India's Adventure with the QUAD: Deciphering Instrumentalism in "Minilateralism"

Abhivardhan

President & Managing Trustee

Global Law Assembly


Manohar Samal

Legal Professional



After 7 years, four countries in Asia-Pacific and Atlantic regions, i.e., India, the United States, Australia and Japan showed interest to transform their relationship at a strategic level – which infamously is regarded as the ‘QUAD’, which in a multipolar world focuses on an ASEAN-centric multilateral framework, which can also be termed as a form of minilateralism endorsed by the Heads of States and Governments of the four countries. Though the alliance framework is yet to mature, there is no doubt to reckon that the QUAD framework must learn from the past (and continuous) multilateral frameworks – which have been created and implemented so far. The discussion paper therefore emphasizes on India’s tenable contributions to transform the ‘minilateral’ soft power and hard power considerations in India, and proposes analysis and recommendations on the following issues addressed:


(a) The artificial yet decaying implications of the previous and old Non-Aligned Movement and its impact on India’s soft power;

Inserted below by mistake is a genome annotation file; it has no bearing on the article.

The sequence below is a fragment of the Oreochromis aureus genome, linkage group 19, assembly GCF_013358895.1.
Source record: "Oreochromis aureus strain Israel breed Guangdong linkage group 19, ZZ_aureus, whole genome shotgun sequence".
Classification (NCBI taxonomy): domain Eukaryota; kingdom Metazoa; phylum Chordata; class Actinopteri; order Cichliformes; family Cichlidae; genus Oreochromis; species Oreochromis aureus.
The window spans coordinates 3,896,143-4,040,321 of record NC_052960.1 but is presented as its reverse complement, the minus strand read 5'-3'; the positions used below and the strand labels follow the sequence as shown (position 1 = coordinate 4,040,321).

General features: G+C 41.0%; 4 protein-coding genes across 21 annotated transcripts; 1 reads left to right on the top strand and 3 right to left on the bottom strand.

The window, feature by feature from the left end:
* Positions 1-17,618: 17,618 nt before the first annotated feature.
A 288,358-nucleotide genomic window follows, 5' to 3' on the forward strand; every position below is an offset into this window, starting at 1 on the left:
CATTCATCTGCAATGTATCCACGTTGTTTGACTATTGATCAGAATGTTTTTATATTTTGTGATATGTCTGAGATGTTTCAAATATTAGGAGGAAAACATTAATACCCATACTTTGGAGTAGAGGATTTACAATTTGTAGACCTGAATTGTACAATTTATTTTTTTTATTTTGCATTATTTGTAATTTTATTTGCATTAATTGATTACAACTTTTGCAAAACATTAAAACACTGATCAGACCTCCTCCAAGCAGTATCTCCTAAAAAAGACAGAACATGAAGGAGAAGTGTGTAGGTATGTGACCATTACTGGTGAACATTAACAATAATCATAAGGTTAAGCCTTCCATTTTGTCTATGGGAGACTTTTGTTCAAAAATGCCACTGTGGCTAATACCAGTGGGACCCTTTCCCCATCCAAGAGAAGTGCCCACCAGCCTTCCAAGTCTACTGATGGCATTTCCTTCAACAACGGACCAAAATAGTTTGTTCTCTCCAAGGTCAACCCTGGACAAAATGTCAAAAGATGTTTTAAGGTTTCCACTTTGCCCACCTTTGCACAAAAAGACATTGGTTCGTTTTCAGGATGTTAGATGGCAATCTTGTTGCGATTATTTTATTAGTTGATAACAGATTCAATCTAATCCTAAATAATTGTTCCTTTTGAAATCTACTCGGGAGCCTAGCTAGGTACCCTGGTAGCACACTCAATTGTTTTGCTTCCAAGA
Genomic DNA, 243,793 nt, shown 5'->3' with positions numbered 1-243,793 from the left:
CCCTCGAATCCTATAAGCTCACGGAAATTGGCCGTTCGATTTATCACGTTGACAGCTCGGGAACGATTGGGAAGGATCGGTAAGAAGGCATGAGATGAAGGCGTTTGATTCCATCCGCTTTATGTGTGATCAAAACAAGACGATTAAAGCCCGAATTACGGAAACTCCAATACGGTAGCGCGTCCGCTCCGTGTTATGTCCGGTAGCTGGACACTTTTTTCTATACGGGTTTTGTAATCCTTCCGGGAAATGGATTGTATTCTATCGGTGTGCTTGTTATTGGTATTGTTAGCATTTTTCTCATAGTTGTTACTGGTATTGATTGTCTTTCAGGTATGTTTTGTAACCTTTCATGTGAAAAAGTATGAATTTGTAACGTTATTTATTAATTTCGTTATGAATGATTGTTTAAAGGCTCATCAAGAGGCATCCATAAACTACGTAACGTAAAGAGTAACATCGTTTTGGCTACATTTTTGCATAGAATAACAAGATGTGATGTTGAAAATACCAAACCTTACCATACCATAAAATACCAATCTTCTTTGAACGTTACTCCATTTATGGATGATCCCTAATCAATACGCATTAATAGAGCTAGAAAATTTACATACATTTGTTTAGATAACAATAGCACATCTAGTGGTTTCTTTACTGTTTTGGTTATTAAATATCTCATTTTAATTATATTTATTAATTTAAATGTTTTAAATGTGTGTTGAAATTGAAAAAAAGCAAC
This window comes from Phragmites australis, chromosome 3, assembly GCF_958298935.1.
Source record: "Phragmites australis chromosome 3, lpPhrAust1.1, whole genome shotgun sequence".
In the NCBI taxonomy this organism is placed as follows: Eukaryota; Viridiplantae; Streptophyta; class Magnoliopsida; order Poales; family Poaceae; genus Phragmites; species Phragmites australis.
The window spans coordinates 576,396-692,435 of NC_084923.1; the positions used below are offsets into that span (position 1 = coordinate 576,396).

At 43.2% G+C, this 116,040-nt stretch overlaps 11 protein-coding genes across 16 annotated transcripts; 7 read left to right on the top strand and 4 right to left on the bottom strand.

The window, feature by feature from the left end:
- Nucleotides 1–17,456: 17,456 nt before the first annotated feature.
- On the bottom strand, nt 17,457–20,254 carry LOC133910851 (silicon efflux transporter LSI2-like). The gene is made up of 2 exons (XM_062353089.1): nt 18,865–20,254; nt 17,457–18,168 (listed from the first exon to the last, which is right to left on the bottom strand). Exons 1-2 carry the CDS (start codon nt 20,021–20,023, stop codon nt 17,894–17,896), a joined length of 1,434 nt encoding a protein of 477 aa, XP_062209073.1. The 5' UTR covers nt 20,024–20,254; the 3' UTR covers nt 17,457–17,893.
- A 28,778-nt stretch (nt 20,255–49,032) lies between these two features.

(b) The political and individual economics of India;

(c) India’s approach and policy over harnessing hard power;

(d) The transition towards relevant political alignment measures;

(e) Mistakes in earlier Eurocentric and Americanized alliances and bodies;

(f) India’s commitment to rule of law and ‘reformed’ multilateralism for QUAD and the other incumbent international organizations,


The NAM Phase


The Non- Aligned Movement (NAM) was a result of the collapse of colonial structures which existed in the Asian, African and Latin American regions during the Cold War period.[1] Historians trace the 1955 Bandung Asian- African Conference as the point of origin for the movement.[2] India has been a crucial part of this movement which was created with the original intention of supporting self- determination, sovereignty, national independence, territorial integrity, independence from power blocs, non- interference in the internal affairs of other nations, opposition to apartheid, disarmament, eliminating the threat of force and the use of force in international relations to name a few.[3] This being stated, it is necessary to point out that the Non- Aligned Movement was India’s strategy to survive and develop in a world which was moving towards the Cold War.[4]